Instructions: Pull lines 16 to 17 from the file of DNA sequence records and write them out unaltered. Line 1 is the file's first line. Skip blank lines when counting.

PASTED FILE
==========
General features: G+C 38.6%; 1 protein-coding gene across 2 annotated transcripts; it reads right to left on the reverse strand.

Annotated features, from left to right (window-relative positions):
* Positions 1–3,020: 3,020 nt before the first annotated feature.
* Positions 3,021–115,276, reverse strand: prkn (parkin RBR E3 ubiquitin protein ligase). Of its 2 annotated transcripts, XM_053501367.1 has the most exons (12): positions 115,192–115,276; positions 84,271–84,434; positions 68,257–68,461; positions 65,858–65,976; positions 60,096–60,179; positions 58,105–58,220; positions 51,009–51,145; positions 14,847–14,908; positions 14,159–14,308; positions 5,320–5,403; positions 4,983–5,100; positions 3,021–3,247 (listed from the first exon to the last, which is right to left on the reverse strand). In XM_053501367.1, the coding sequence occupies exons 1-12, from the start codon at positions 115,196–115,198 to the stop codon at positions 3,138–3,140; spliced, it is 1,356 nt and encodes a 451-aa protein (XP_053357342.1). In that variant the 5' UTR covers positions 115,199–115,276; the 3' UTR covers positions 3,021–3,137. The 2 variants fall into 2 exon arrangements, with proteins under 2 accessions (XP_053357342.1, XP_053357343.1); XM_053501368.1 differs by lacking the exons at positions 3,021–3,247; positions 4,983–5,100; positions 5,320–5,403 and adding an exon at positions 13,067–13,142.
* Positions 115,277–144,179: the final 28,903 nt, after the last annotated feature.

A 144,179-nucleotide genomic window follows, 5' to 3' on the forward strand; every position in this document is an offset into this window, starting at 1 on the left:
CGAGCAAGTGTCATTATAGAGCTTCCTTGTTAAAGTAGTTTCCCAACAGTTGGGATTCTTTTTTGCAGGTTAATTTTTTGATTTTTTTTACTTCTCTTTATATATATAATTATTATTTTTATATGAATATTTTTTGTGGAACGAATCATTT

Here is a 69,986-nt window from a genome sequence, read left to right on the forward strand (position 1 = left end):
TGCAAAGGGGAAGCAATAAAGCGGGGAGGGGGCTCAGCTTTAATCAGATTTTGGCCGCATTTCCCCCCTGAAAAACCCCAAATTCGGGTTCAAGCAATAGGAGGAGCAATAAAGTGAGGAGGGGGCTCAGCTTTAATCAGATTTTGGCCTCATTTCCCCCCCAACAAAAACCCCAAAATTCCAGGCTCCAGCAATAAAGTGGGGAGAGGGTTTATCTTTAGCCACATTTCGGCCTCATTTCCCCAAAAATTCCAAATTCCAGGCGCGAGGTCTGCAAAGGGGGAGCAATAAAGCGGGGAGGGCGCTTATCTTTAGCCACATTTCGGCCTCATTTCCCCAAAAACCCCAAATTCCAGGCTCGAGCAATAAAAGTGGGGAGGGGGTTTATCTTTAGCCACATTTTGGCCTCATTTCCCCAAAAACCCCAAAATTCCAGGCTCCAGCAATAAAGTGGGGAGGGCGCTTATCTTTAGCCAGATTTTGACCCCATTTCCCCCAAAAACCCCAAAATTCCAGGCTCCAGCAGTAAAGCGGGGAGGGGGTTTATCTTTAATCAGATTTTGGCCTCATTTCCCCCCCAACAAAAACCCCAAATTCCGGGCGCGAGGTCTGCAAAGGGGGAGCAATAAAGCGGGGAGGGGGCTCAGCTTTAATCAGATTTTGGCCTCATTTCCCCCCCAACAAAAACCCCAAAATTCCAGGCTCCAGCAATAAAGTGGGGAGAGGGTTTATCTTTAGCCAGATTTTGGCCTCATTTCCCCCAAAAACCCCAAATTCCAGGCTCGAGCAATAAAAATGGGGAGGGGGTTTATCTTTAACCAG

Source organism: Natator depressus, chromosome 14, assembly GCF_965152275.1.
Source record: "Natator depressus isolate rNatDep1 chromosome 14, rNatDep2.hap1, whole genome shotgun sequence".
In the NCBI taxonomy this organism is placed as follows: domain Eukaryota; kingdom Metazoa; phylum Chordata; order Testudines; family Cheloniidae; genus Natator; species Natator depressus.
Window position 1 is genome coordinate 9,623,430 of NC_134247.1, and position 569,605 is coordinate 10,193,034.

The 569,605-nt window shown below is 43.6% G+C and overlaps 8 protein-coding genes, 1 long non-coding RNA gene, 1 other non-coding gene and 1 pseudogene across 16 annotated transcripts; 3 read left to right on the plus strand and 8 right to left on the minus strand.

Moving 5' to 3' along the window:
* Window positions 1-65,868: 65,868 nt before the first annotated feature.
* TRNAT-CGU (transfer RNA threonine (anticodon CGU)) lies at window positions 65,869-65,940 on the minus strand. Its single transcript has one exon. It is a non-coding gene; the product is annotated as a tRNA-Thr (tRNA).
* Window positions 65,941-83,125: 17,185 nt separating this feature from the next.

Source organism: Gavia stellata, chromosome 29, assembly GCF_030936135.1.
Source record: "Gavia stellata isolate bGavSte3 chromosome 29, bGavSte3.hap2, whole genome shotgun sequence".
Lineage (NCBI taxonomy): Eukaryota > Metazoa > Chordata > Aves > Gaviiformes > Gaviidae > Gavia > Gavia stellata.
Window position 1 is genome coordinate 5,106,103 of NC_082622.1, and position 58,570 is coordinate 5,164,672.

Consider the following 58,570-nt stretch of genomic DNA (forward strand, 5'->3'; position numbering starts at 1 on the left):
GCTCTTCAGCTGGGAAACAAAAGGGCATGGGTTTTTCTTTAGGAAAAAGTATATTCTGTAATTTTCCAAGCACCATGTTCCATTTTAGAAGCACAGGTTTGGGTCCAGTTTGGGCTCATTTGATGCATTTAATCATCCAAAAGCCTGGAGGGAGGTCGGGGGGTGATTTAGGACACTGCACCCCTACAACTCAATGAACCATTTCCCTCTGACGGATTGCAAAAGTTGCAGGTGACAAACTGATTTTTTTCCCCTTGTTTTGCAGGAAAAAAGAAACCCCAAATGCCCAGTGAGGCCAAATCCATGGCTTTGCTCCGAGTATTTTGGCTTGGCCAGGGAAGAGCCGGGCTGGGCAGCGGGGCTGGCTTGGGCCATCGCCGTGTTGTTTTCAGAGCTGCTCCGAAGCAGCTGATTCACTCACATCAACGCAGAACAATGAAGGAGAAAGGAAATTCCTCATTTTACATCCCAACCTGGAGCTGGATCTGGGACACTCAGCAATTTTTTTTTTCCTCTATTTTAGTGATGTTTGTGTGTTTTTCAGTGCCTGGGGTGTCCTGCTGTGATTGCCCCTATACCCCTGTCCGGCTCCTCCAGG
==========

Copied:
* Window positions 1-65,868: 65,868 nt before the first annotated feature.
* TRNAT-CGU (transfer RNA threonine (anticodon CGU)) lies at window positions 65,869-65,940 on the minus strand. Its single transcript has one exon. It is a non-coding gene; the product is annotated as a tRNA-Thr (tRNA).